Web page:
Many Hands

As you may know, St. Louis was hit with a doozie of a snowstorm this weekend.  We had sleet and a little freezing rain, followed by about a foot of snow, topped off with more sleet and freezing drizzle.  The result was super-slippery roads, resulting in many accidents, highway and street closures, and general misery for all those who were simply trying to get home at the end of a long week.

img_4454On Saturday morning, we awakened to what looked like a winter wonderland.  Snow was everywhere, at least a foot deep.  Unfortunately, it wasn’t the dry, powdery snow that skiers love.  It was the heavy, soggy snow that can damage roofs and bushes, and even cause trees to drop branches on power lines.  When we saw that the tall bushes that line our property were bowing low under the weight of the snow, we quickly bundled up and headed outside to do some heavy-duty snow removal.

If you ever want proof that you aren’t young anymore, I can recommend trying to shovel two porches, two sidewalks and a driveway that holds seven cars….after you’ve already spent twenty minutes knocking snow off a few dozen bushes.  I started at the end of the driveway, where the snowplow had helpfully piled up the huge mountain of snow it had removed from the street.  My husband and I worked hard, but we both needed a break before we had shoveled even a fourth of the driveway.  I cooked breakfast, and while I was cleaning up, my husband headed back outside to tackle the driveway again.

I’ll go ahead and admit that I didn’t exactly hurry my way through the breakfast dishes.  I was still tired and sore (that snow pile at the end of the driveway was partially ice, and that stuff was heavy) and I figured it didn’t hurt to take a little longer break before I went back out.  I knew it was going to take hours to get everything shoveled, so there was no reason to hurry.

So you can imagine my surprise when I finally finished the dishes and looked outside to see that our driveway was almost completely cleared.  Especially since the man I saw shoveling the last bit of snow was not my husband.  In fact, there were actually three people out there helping my husband finish the driveway and I didn’t know recognize any of them.  I wondered, briefly, if they were some sort of service group who were out shoveling for the elderly.  But surely we’re not that old….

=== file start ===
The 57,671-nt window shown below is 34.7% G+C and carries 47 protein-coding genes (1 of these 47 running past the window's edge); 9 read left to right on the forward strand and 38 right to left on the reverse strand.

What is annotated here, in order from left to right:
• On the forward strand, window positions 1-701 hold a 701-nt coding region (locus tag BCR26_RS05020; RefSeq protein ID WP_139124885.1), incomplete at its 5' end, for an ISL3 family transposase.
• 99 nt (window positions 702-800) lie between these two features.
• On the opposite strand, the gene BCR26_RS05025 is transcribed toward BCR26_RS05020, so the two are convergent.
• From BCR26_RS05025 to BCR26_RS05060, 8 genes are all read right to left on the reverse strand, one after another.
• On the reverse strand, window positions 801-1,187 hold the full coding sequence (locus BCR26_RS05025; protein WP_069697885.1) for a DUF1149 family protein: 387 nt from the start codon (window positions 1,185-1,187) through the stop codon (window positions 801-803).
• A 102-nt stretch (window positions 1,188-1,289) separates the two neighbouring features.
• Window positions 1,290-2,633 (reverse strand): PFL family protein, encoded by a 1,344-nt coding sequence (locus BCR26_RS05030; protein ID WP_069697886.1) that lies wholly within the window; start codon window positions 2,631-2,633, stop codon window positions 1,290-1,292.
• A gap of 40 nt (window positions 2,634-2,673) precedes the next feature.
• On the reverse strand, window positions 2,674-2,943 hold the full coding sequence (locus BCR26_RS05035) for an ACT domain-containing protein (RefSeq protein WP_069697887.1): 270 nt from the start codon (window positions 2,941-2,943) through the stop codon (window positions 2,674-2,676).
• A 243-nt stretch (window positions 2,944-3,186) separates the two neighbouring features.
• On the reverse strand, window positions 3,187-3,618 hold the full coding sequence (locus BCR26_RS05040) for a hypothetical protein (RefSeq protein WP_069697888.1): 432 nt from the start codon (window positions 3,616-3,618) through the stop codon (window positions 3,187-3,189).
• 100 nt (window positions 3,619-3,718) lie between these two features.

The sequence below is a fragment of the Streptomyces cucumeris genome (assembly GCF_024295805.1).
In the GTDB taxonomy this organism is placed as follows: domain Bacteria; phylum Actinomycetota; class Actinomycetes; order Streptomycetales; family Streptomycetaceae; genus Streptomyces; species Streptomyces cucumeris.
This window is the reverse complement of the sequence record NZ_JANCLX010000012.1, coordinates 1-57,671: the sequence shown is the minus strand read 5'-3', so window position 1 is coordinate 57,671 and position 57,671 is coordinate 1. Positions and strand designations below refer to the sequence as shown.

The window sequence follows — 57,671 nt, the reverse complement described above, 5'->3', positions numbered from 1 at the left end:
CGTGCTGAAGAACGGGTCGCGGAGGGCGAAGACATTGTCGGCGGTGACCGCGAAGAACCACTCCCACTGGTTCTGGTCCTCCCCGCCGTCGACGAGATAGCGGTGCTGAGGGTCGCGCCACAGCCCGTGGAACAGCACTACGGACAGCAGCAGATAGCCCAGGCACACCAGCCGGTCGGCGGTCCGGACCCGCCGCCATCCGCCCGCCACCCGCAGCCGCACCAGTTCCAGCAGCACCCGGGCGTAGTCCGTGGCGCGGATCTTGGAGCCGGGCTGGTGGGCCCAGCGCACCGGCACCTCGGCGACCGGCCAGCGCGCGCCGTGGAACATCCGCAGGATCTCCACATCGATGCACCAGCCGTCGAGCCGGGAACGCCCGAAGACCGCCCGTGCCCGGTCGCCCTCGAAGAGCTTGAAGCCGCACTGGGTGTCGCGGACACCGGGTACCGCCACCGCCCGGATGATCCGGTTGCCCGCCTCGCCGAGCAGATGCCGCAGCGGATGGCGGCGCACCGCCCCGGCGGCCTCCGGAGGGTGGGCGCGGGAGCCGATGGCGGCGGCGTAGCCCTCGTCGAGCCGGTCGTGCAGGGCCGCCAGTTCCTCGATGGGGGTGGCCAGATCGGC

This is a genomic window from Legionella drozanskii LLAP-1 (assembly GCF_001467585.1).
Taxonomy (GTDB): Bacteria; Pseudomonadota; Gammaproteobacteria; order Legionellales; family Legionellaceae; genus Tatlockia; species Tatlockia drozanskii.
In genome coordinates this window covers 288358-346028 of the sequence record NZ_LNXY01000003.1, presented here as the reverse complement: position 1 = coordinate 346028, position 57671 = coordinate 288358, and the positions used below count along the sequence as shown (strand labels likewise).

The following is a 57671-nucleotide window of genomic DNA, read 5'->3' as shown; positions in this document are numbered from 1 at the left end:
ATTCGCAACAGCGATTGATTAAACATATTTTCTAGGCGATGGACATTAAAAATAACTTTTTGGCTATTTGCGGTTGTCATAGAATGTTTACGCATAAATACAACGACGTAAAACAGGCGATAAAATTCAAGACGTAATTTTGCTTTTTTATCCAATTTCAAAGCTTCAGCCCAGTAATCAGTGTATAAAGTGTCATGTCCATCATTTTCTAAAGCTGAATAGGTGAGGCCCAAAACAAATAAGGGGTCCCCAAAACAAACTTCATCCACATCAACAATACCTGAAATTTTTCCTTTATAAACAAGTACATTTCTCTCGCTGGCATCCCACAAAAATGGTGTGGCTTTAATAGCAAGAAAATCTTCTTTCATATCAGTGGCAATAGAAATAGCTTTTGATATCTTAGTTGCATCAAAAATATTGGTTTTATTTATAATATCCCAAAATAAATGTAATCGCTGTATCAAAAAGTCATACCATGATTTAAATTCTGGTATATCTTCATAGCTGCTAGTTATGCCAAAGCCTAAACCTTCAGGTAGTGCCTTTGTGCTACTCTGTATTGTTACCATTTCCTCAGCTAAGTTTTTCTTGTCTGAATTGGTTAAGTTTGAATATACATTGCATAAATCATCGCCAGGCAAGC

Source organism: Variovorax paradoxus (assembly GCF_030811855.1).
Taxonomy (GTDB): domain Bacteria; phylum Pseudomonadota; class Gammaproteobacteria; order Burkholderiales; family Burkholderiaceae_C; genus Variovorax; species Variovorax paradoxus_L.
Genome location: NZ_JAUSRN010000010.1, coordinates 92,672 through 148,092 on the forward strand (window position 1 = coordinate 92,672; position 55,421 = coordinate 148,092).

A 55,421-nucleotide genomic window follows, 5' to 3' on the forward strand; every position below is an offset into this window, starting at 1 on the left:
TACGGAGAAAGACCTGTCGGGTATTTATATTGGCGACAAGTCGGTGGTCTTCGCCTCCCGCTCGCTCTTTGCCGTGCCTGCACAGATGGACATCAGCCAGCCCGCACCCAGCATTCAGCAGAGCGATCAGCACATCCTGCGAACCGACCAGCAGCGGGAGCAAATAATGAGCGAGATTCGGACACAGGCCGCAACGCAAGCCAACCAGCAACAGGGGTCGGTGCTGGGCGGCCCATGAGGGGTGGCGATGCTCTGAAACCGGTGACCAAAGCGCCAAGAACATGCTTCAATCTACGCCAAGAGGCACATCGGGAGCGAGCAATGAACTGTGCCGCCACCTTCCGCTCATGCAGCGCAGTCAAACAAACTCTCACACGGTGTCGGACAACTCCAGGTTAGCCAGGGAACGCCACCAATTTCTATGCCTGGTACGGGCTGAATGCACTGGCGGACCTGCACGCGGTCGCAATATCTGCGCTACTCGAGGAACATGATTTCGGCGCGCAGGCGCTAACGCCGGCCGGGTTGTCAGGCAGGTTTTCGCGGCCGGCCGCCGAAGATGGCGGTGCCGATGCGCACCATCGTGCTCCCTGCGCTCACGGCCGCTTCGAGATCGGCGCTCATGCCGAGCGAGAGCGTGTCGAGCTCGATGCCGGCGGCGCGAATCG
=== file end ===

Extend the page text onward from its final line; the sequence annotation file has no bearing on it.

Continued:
Turns out, they were neighbors who lived down the block and they told my husband that they had come to help simply because we had “the longest driveway in the neighborhood.” My husband thanked them profusely, but even so, I doubt they had any idea how much we appreciated their help.  It would have taken us hours to get everything shoveled and we would have been sore for days afterwards.

Lots of people are willing to help others as long as they are noticed and admired for their good work.  But far fewer people are willing to pitch in and help with no expectation of recognition or thanks, especially when the work required is truly hard.  Yet those people are a gift and a reminder to the rest of us that, wherever and whenever possible, we need to step forward and lend a helping hand.

One of my mother-in-law’s favorite sayings was, “Many hands make light work.”  And she was absolutely right.  Because when we work together, it’s amazing what can be accomplished.

A New One Just Begun

img_2834Taking down the decorations is my least favorite part of Christmas.  When I was a child, we always took down our tree on New Year’s Day mostly because it was always a real tree and beginning to dry out by then.  When I grew up and began decorating my own Christmas trees, I left them up a little bit longer, especially once we made the shift to putting an artificial Christmas tree in our living room.  These days I don’t take my decorations down until after Epiphany (January 6), and sometimes not even then.  The truth is, I’m never really ready to “undecorate” the house.

But eventually even I have to admit that it’s time to take everything down, and so I drag my boxes and cartons out of the basement and begin the long and tedious process of packing all my ornaments and decorations away for another year.  Somewhere along the line, I quit feeling sorry for myself and focus much more on making sure everything is properly wrapped, in the correct box, and clearly labeled.  (My obsessive need for neatness comes in handy sometimes.)

Even though our house always looks just a little bit naked those first few days without holiday decorations scattered so liberally about, there is always a part of me that likes what I see.  The undecorated house reminds me of a blank canvas, and I start to think about different colored throw pillows, or perhaps a new set of shelves to store my ever-growing collection of photo albums.  New things seem possible now that the clutter of Christmas has been cleared away, and I find it much easier to envision some positive changes for my home.

And once my Christmas decorations are put away, I know that the holiday season is officially over and that it is time to look forward into the new year.  I’m not a person who easily embraces change, but I never want to be a person who fears it.  The new year helps remind me that sometimes change is both necessary and good.  The new year can be a symbol of a “clean slate” that allows me to leave behind the clutter in my life that isn’t doing me or anyone else any good, and gives me a chance to make some of the changes that will move me toward a life that is happier and more full of purpose.

And of course, it helps to remember that in only eleven short months I’ll be able to decorate my house for Christmas all over again….